28 November 2021
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Viscount Survivors


59 of the 444 Viscounts built survive as complete airframes or major components. Some are in very good condition and are looked after by museums while others are just wrecks. They can be found in 24 countries.

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Established 2005
Vickers Viscount Network
A Virtual Museum dedicated to the Vickers-Armstrongs VC2 Viscount
   

Viscount c/n 273

Operational Record

Photo of Viscount c/n 273
Trans-Canada Air Lines (TCA)


Canada flag Canada

This V.757 series Viscount was built for
Trans-Canada Air Lines (TCA) as CF-THM

It first flew on Sunday, 8 December 1957 at Hurn, Bournemouth, Hampshire, England powered by Rolls-Royce Dart 506 engines.


During its life this aircraft was also owned and/or operated by
Air Canada and the National Research Council of Canada (NRC)


Photo of Viscount c/n 273
Beaver Enterprises Ltd


Canada flag Canada

Its final owner/operator was
Beaver Enterprises Ltd as CF-THM.

Its fate:-
Withdrawn from service and stored at Winnipeg Airport, Manitoba, Canada 20 May 1971. Noted with the forward fuselage section missing in March 1974. Broken up for scrap circa August 1984. The actual date is not known. Details please to information@vickersviscount.net


Operational record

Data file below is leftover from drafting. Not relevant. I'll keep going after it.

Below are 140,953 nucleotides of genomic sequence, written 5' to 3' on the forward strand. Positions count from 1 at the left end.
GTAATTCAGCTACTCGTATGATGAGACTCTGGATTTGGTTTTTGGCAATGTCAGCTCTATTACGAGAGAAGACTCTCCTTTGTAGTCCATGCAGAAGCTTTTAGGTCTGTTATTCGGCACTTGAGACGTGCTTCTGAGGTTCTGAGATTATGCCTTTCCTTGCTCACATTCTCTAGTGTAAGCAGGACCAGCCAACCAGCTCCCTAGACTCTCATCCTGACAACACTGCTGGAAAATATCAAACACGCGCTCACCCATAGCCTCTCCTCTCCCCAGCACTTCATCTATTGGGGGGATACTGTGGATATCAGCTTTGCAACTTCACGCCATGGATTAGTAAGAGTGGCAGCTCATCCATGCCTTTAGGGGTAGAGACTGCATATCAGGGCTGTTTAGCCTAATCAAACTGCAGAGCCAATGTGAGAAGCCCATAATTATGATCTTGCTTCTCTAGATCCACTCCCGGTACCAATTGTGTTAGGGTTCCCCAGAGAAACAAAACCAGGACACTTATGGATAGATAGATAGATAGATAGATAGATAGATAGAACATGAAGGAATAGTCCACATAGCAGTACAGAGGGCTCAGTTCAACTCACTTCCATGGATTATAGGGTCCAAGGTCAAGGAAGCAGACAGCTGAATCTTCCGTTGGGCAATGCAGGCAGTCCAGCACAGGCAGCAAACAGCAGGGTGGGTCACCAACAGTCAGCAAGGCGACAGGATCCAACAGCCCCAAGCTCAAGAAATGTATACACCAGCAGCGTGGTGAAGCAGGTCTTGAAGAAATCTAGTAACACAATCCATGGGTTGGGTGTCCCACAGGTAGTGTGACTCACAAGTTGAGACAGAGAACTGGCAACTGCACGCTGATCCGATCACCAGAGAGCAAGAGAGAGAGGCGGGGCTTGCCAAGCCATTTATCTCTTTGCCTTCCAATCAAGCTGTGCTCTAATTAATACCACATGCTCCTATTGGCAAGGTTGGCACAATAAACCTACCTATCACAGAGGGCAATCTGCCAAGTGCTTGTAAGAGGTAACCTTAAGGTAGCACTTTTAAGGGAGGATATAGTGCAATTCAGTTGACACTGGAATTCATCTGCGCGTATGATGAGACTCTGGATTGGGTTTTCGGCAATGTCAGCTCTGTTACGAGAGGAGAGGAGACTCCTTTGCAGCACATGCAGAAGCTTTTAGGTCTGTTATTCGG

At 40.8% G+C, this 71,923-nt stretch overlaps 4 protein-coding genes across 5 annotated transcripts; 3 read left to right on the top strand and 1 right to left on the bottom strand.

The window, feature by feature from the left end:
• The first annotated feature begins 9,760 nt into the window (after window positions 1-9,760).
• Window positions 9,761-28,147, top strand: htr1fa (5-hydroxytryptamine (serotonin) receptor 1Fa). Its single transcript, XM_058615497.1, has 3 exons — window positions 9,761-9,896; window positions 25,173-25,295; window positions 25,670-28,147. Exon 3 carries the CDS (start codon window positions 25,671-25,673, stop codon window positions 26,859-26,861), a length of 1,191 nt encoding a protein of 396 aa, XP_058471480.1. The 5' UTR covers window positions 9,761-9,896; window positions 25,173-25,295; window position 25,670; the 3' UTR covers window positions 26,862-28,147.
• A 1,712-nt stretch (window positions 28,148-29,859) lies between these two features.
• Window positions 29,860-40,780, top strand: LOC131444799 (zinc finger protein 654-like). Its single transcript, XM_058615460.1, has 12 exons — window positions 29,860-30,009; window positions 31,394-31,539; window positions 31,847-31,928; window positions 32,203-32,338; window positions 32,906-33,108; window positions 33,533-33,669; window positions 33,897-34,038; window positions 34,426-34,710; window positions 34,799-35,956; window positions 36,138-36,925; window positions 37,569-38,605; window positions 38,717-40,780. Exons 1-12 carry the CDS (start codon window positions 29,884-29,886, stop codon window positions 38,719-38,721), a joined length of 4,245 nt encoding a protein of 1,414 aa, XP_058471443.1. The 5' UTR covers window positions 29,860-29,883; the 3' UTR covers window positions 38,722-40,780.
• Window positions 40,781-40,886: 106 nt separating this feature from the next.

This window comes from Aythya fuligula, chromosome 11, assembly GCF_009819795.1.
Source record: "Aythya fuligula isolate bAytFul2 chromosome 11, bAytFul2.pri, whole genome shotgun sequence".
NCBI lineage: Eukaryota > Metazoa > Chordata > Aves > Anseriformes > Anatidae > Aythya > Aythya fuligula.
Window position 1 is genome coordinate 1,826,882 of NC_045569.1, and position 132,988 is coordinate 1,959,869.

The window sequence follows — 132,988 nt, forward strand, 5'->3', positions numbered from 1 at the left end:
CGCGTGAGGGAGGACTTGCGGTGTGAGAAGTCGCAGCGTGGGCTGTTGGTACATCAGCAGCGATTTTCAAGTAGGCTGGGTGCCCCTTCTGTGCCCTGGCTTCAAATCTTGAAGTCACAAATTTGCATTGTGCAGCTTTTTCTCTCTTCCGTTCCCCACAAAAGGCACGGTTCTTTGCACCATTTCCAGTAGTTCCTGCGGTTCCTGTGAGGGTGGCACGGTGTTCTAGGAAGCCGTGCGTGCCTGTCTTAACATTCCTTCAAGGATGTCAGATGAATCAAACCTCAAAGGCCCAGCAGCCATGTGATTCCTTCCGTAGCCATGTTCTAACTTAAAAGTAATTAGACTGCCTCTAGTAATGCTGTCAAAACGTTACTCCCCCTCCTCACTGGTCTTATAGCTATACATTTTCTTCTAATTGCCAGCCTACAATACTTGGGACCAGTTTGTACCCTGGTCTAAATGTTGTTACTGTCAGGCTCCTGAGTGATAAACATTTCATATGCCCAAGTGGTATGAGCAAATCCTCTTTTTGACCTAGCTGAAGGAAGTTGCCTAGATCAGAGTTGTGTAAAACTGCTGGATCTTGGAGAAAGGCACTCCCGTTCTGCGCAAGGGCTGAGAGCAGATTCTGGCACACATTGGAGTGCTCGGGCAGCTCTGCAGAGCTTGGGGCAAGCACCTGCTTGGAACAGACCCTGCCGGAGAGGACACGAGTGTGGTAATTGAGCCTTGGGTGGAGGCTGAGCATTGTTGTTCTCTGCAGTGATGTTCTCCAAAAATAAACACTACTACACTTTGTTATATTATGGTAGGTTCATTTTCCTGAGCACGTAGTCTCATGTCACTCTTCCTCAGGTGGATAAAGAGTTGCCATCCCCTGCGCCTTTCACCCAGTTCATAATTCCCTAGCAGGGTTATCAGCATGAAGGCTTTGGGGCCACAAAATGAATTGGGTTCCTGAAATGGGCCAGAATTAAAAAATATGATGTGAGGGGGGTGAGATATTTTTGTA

Photo of Trans-Canada Air Lines (TCA) Viscount CF-THM

Country of Registration Canada

December 1957 to June 1964

Trans-Canada Air Lines (TCA)

CF-THM - c/n 273 - a V.757 series Viscount
Canada registered

September 1955
An order was placed by Trans-Canada Air Lines (TCA) for a third batch of eleven Type V.757 aircraft as a follow on from the previous Type V.724 and V.757 orders.

This was the fifteenth one built.

The total order for V.757 aircraft reached thirty six in May 1957.

Production Order No. F15/757. Sales Order No. F15/76B. Stock Order No……...

8 December 1957
First flight from Hurn Airport, Bournemouth, Hampshire, England.

It was fitted with Rolls-Royce Dart RDa3 Mark 506 engines.

18 December 1957
Aircraft passed off by TCA inspectors as completed and ready for delivery.

It was painted in the later 'white top' livery.

It then departed from Hurn Airport, Bournemouth, Hampshire, England on delivery to Trans-Canada Air Lines (TCA) with fleet number '631'.

After refuelling at Prestwick Airport, Ayrshire, Scotland it then flew on to Keflavik Airport, Iceland (743 nautical miles) where it was refuelled before continuing on to Bluie West 8 (BW8) Airfield, Sondre Stromfjord, Western Greenland (804 nautical miles) where it stopped overnight.

BW8 was built during WWII to assist the transfer of military aircraft from North America to Europe and was opened in October 1941.

23 December 1957
Departed from Bluie West 8 (BW-8) Airfield, Kangerlussuaq, Sondre Stromfjord, Western Greenland to Goose Bay Airport, Newfoundland & Labrador, Canada (872 nautical miles), Dorval International Airport, Montreal, Province of Quebec, Canada (810 nautical miles).

The cabin seating was installed in Canada, as the seats used by TCA were of American manufacture.

The cabin was fitted out with 44 seats which was a reduction from the original 48 seat specification and provided more leg room.

This was heavily marketed and resulted in a high load factor compared to the 18 seat Douglas DC-3 that it replaced on some routes.

12 June 1961
Damaged during an aborted landing and subsequent emergency landing at Dorval International Airport, Montreal, Province of Quebec, Canada.